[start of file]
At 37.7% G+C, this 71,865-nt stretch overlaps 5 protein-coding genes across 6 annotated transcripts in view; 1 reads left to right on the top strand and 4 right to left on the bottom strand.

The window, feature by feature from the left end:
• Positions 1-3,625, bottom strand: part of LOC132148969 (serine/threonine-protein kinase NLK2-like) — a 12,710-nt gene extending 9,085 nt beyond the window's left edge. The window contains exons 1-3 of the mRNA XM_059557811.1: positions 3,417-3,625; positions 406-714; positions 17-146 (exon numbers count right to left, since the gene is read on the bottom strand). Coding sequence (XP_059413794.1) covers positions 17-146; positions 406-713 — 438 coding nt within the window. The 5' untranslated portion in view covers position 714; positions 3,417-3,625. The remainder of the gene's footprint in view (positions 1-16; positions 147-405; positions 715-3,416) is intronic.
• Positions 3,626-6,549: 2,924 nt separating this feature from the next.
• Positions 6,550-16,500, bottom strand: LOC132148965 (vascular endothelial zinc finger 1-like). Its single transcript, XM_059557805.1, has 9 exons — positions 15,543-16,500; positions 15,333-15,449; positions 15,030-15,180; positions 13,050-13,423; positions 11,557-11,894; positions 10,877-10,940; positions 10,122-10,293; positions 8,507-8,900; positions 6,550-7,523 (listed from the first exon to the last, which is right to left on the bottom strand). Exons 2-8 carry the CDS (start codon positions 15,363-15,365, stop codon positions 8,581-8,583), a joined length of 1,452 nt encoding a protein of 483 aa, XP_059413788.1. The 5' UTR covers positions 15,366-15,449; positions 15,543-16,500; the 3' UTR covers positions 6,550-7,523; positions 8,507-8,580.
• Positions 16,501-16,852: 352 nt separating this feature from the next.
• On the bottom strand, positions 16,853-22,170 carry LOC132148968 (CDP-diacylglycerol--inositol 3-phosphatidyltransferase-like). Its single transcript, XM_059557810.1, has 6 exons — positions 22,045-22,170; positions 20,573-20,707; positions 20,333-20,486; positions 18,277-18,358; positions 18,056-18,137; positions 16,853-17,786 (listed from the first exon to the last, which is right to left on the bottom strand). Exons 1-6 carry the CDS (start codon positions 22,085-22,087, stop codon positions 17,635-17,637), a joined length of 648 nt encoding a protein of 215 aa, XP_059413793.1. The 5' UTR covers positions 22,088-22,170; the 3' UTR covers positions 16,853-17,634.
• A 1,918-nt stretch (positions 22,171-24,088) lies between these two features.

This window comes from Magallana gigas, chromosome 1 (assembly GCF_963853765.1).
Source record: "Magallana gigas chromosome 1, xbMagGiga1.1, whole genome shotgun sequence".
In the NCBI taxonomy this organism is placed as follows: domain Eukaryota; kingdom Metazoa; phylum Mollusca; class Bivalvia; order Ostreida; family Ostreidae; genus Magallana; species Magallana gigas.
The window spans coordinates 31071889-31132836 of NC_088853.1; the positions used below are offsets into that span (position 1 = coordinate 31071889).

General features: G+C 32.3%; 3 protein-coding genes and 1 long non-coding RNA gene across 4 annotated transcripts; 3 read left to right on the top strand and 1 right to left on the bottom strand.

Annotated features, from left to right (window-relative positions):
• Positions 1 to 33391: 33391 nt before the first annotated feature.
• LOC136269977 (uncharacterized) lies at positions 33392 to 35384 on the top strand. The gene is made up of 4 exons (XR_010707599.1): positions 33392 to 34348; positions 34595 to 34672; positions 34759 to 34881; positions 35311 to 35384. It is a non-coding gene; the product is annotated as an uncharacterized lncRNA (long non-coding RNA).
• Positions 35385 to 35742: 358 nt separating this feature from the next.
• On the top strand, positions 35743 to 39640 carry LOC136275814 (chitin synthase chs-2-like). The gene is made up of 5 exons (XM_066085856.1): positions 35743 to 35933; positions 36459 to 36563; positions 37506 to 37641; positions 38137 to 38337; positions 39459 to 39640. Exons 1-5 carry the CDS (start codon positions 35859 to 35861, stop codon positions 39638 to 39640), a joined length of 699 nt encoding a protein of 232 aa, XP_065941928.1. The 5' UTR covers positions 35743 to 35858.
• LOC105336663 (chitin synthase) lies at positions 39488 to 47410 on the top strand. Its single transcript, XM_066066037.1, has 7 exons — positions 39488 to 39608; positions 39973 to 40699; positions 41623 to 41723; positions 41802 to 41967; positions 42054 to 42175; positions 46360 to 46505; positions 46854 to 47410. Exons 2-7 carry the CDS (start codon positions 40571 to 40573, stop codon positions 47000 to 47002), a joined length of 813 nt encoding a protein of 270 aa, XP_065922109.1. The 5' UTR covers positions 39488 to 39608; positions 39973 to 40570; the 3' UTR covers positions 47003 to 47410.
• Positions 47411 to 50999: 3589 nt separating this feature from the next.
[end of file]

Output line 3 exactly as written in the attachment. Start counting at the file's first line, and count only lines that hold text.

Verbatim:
• Positions 1-3,625, bottom strand: part of LOC132148969 (serine/threonine-protein kinase NLK2-like) — a 12,710-nt gene extending 9,085 nt beyond the window's left edge. The window contains exons 1-3 of the mRNA XM_059557811.1: positions 3,417-3,625; positions 406-714; positions 17-146 (exon numbers count right to left, since the gene is read on the bottom strand). Coding sequence (XP_059413794.1) covers positions 17-146; positions 406-713 — 438 coding nt within the window. The 5' untranslated portion in view covers position 714; positions 3,417-3,625. The remainder of the gene's footprint in view (positions 1-16; positions 147-405; positions 715-3,416) is intronic.